When it came time to order my dad did it for the group, he choose one of the only 4 set menus available tonight. All 8 dishes that came with it was printed on a receipt and brought back to our table for the servers to cross off as they delivered them. This also gave us the opportunity to count off what we were still waiting for. Something that proved especially helpful, as we found we had to spot check the staff, to ensure everything we hand coming, actually came. A point we had to police a few times, when our server and the manger (you can always tell who they are by the full suits they wear) insisted dishes came when they didn’t. Instead of looking at our table at what dishes we did have, they immediately decided to argue that we were mistaken, and we thus had to argue are case. On both the occasions that this happened they were able to find our dishes, a point that was obvious given how they arrived at room temperature. No apology given, just our food cold. It was clear our meal was being rushed, they wanted us out to be able to seat and charge another family.

But sadly the culture at many such Chinese restaurants is to accept all the above as the norm, and to not defend your time and your money by bringing up any errors made. In this case, we ate our cold food in silence. Something that I thought silly considering how much more we had to pay just for being here on this day. But this is the ways, and who am I to attempt to start a movement?


Our meal began with a cold appetizer platter (intentionally cold). A starter that buys the kitchen some time. This version came with fresh but rubbery calms, shrimp, beef shank that tasted more like ham, slightly warmer chewy fish paste wrapped in bean curd skin, and spicy jellyfish trimmed in shorter strips. The garlic chilli chilled prawns were my favourite, but they required a little more work than I could give to get into it.


Next came the soup course. When the serving bowl arrived I read the receipt claiming it to be black chicken, but was corrected by the manager as being pork rib soup instead. Yet we were charged for the more expensive ingredients at the jacked up event price, without the actual conch or black chicken listed. This was just papaya and ribs in a clear broth. A sweeter soup, but nothing memorable.


The clay pot with mushroom and sea cucumber was not for me. It was a bowl of rubbery pieces, flavoured with the strong taste of wilted lettuce in a thickened corn starch gravy that I do not like. I tried the large caps of mushroom and they surprisingly easy to chew through. As for the sea cucumber, it was once a delicacy I enjoyed as a child, but now in my adult years, a texture I avoid. It is like a more gelatinized version of cartilage. Not bad, but knowing how the actual marine creature looks like and likening it to a slug, really puts me off of them.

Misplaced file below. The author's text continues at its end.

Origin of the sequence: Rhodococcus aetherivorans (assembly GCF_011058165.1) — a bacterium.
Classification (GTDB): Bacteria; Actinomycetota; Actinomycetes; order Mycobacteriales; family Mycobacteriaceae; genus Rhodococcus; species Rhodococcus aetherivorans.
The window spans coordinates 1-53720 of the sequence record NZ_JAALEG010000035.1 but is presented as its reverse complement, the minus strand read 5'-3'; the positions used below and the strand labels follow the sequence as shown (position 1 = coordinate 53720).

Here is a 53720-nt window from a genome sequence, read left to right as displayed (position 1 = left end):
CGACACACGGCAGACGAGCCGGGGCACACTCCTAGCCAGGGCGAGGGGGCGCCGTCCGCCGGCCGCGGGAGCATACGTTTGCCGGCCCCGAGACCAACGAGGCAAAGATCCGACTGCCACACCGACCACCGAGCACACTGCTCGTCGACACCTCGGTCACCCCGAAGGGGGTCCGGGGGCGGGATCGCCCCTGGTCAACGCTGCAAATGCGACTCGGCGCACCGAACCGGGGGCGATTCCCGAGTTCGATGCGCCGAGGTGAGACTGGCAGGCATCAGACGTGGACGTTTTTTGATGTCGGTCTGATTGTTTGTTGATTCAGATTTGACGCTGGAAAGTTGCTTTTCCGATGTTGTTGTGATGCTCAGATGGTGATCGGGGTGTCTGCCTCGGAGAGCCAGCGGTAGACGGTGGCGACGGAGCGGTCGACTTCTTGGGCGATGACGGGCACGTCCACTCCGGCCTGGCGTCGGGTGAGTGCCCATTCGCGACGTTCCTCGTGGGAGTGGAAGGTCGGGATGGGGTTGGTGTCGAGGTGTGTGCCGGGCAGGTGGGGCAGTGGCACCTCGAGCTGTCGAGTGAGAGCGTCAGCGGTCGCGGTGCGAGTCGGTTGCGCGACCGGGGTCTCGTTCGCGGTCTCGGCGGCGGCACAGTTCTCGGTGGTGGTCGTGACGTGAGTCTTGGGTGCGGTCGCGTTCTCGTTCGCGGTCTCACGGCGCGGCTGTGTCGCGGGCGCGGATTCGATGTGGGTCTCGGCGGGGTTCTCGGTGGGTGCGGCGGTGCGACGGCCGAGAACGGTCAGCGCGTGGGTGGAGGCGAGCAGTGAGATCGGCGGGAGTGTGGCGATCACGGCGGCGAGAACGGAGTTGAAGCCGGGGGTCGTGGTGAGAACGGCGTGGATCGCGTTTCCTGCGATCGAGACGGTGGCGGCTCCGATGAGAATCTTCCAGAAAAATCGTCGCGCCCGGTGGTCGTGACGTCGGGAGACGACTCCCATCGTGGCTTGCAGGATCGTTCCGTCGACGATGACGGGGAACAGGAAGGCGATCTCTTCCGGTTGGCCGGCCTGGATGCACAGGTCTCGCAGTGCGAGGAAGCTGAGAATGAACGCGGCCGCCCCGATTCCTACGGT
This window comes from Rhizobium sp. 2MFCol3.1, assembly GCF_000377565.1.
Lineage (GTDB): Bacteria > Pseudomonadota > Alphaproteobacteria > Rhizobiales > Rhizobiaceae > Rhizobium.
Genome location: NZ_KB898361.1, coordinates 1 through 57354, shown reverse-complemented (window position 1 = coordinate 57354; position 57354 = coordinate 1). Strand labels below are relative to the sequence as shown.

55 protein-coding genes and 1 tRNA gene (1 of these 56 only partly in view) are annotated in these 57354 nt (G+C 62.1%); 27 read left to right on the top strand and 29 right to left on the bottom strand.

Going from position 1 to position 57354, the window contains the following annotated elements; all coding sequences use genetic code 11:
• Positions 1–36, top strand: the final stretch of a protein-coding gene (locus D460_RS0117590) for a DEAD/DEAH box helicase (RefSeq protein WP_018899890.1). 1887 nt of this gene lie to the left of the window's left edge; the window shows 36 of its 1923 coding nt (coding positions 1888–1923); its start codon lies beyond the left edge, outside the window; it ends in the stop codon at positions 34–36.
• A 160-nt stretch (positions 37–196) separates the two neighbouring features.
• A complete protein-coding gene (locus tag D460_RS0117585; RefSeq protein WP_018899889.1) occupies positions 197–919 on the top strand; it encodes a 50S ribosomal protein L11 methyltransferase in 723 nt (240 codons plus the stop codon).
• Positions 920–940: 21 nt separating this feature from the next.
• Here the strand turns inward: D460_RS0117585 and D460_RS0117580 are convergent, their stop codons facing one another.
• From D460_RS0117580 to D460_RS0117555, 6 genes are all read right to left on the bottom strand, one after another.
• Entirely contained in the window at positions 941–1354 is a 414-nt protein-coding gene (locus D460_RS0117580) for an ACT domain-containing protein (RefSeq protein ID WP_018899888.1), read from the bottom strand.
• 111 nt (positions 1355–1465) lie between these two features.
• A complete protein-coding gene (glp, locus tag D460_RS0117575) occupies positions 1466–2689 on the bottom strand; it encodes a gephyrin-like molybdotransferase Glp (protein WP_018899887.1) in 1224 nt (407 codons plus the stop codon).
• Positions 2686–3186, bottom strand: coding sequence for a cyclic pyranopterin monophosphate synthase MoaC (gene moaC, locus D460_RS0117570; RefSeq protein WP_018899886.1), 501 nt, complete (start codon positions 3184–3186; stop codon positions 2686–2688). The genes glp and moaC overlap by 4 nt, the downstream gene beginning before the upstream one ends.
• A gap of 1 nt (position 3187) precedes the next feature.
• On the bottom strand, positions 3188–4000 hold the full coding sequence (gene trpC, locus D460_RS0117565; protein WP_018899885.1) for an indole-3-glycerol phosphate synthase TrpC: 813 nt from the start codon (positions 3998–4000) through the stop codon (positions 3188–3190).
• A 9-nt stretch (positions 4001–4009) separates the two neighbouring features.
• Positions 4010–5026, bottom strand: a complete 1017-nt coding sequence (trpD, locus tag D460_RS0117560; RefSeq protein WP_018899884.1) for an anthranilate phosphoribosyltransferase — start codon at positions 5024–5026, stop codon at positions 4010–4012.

Deep fried crispy whole chicken is a family favourite. However, this would be the worst rendition of it we have ever had. The chicken was dry and bland. The crackers that sat above it extremely oily, and instead of its expected light and crispy texture, biting into it was more like chewing through styrofoam. A fact we would have brought to the attention of the staff, had we thought it would make a difference. They did after all hear us complain as we bit in to a few, having to pull with clenched teeth.


The preserved meat with cauliflower dish seemed like a cheap and easy filler. It was certainly the most modest, and the most lack lustre dish, given the special occasion. This is the type of dish you make at home when there is nothing else in your fridge to work with. It was more cauliflower than salty and fatty chunks of pork. But notable, as it was my first time trying Taiwanese wild cauliflower. It has the stem of broccoli with the florets of cauliflower, more green than white.


For live seafood dishes, the freshness of your catch is proven by first bringing you your fish, crab, or lobster table side for you to inspect. This isn’t something my parents particularly enjoy, so we don’t put much stock into it. However both our fish and lobster were sharing a tub, turned upside, unmoving. At least they were fresh out of the tank. Though I almost feel better believing they were brought to us table side, already having died in the tank.


The tilapia steamed in a soy sauce is trimmed table side. The spine is removed and the inside sauced by the server who delivers it. It is a gentle fish with a light seasoning. A typical staple at these set Chinese dinners.